So you’ve got a shiny new hard drive that you want to add to your Linux system but not quite sure what to do once you open the case and plug the drive in. Or you’re brand new to Linux and you need to know how to partition and format your drive for a new install. This guide will help you accomplish that so that you can use all of that new space.
But don’t fret, oh external drive users and flash memory device owners. This guide also applies to all external and internal storage devices. If you can store files on it, we’ll format it.
Newbie note: I’m not going to cover actually how to install your new hard drive if it’s an internal model or how to plug an external drive into the USB port. This guide starts from the point that you’ve installed it or plugged it in. You also need to be familiar with how to use the shell, issue commands from the command line and log in as root.
A note on any Warnings that you might see. Pay attention to these! Warning notes tell you something important that can help you avoid trashing your system. Technical notes are interesting to know and might help you understand the topic in more detail, but you can safely skip over them if you want to.
Prepping for the format
So what are you using this storage device for? Is this just one large chunk of storage or do you need to slice this space up? What file system do you want to use? Ext2? ReiserFS? Vfat? If you need to access the information on this drive on both Windows and Linux systems then you should use a format that Windows can read. Linux can read a great many filesystem types, but Windows is very limited. Vfat would be the best choice for your new filesystem if you need to access this drive in Windows and Linux. If it’s for Linux only, use a Linux filesystem like ext2, ext3 or reiserfs.
Basically, a filesystem describes how information is stored and organized on your storage device. When you buy a new hard drive from the computer store, you must format the drive with a filesystem type that your operating system can use. Windows uses NTFS as its default filesystem for hard drives nowadays and vfat for removable storage, like USB memory sticks. Linux can use a wide variety of filesystems. The most common are ext2, ext3 and reiserfs but Windows cannot “see” any drives formatted as these filesystem types unless you install a viewer for that specific type. However, Linux can use NTFS and vfat drives which is why I recommend you use one of the Windows types if you’re going to use the drive on both Windows and Linux. Otherwise, any type is fine.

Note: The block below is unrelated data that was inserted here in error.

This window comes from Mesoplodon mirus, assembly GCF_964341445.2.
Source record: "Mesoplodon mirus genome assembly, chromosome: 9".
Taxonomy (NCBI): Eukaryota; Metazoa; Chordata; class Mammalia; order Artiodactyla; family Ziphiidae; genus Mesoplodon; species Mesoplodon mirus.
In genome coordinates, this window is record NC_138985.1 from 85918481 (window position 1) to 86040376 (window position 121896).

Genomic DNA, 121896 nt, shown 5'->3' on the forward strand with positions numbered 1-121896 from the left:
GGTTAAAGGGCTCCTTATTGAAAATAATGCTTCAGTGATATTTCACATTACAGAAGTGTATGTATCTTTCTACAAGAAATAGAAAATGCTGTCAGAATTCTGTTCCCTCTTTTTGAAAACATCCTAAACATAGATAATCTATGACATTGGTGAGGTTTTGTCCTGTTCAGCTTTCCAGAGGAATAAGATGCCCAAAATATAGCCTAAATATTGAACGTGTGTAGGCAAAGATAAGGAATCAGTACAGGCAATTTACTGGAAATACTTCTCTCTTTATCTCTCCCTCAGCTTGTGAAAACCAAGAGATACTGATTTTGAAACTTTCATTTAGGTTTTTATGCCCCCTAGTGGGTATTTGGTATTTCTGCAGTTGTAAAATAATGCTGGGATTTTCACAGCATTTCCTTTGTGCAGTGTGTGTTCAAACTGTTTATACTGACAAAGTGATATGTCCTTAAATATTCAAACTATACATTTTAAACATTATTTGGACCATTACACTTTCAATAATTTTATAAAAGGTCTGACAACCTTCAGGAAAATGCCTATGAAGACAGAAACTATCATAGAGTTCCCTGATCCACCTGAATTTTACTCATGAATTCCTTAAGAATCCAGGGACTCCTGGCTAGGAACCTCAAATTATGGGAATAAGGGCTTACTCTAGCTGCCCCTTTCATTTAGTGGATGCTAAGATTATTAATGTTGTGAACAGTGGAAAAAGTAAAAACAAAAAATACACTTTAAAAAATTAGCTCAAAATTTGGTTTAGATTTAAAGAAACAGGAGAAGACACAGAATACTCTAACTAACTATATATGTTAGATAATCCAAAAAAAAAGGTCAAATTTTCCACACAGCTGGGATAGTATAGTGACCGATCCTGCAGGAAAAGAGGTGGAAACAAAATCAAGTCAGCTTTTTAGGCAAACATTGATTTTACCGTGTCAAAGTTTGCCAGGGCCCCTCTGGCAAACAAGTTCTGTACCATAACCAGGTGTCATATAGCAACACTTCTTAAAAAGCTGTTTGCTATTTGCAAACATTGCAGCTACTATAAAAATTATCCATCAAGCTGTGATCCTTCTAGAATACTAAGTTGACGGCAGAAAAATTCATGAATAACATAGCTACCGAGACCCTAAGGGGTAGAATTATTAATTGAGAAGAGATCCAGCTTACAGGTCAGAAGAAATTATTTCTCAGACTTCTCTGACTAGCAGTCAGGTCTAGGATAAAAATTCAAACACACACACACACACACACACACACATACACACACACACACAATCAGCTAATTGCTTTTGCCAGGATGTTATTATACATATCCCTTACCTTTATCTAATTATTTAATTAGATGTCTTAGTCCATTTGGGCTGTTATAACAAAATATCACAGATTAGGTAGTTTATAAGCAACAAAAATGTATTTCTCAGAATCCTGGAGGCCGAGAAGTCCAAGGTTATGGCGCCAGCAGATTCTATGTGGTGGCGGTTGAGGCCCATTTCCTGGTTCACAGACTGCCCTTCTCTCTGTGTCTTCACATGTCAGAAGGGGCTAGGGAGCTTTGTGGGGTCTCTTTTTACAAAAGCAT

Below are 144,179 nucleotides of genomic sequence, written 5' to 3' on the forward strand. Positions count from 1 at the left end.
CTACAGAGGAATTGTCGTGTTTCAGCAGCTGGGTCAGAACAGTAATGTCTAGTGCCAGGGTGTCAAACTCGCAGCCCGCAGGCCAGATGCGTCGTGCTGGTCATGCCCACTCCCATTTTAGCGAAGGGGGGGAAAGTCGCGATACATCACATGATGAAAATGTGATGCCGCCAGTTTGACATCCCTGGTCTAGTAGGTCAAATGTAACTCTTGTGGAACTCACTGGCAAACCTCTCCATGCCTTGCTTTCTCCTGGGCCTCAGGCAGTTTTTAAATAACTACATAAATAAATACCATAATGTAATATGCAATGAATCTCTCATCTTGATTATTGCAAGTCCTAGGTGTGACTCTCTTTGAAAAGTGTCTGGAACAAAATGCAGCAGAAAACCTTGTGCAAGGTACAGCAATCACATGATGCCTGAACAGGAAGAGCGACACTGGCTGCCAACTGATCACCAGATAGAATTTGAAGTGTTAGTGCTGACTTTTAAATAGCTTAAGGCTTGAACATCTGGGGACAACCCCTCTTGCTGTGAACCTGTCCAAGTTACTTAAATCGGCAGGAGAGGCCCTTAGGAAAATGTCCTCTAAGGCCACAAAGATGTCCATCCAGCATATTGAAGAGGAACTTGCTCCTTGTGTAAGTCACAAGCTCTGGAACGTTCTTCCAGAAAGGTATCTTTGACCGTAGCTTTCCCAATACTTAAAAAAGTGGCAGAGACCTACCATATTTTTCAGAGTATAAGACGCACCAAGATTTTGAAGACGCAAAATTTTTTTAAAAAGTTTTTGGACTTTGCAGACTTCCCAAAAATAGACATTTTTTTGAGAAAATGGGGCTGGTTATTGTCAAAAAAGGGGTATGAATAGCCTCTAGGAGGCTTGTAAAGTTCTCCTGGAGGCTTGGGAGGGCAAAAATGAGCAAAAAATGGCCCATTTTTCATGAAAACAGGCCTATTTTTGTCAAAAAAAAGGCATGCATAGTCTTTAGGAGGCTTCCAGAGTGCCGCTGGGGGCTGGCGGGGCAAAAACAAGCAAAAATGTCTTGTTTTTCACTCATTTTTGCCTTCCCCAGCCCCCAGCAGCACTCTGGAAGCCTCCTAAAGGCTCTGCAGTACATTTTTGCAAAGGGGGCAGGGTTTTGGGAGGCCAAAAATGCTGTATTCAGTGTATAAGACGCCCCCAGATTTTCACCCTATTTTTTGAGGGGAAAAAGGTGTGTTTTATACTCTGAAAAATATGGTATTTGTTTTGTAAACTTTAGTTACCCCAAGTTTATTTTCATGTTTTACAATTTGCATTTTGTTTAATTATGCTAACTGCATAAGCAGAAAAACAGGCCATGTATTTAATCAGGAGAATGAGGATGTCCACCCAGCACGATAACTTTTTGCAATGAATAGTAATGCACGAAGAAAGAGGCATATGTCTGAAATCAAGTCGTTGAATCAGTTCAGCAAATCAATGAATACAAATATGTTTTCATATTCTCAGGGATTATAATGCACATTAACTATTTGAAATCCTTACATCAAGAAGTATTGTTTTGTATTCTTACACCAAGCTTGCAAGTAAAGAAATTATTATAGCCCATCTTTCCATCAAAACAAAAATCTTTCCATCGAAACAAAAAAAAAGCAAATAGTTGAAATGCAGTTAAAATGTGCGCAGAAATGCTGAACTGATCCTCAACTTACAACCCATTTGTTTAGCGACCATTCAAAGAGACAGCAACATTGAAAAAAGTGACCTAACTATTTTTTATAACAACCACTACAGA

Before you can format this new drive, you have to partition it. We will use the fdisk utility to accomplish this task. But before you partition the drive, you must know what drive it is. If you already have a drive on your system then we don’t want to accidentally re-partition that drive and wipe out all of your data.
WARNING: Partitioning a drive will wipe out any data currently on that drive. Always back up your data before performing any partition work.
So, let’s figure out what drive you currently have. If it’s an IDE drive, Linux uses /dev/hd* for the device designation where the asterisk (*) represents a letter. Usually, the first IDE drive on the system will be /dev/hda. Partitions on that drive are represented as numbers after the hda part; i.e. hda1 for the first partition, hda2 for the second, and so on…
SATA, SCSI, and USB drives will use a similar designation, but instead of /dev/hd* it will be /dev/sd*
To see what you currently have mounted, there are a couple of ways to check. The df is what we’re going to use and it shows the filesystem name, free space, space used, total size and how it’s mounted. Open up a terminal if you’re in X or log into the system and type the df -h command like this:
user@linux~$ df -h
Filesystem Size Used Avail Use% Mounted on
/dev/hda1 8.3G 2.4G 5.5G 30% /
/dev/hda2 99M 26M 69M 27% /boot
From the df command output above you can see on this imaginary system you have one drive, /dev/hda, which is an IDE drive. It is sliced up into 2 partitions, / and /boot.
The -h switch tells the df command to format the output as “human readable”. Basically it displays the size, used and available space on the filesystem in terms of kilobytes, megabytes, etc. instead of blocks.
If you were to add another IDE drive to this imaginary system, it would be known as /dev/hdb. Add another drive and you’ve got /dev/hdc, and so on.
Go ahead and physically add your drive to the system now if you haven’t already. When you’ve identified what device Linux is calling your new drive, go on to page 2 for partitioning your new storage device.
Partitioning the drive
On my imaginary system here, the drive I added is a 50GB IDE drive which the system calls /dev/hdb. First, I will log in as root and this is what I will pass to the fdisk command in order to partition this drive: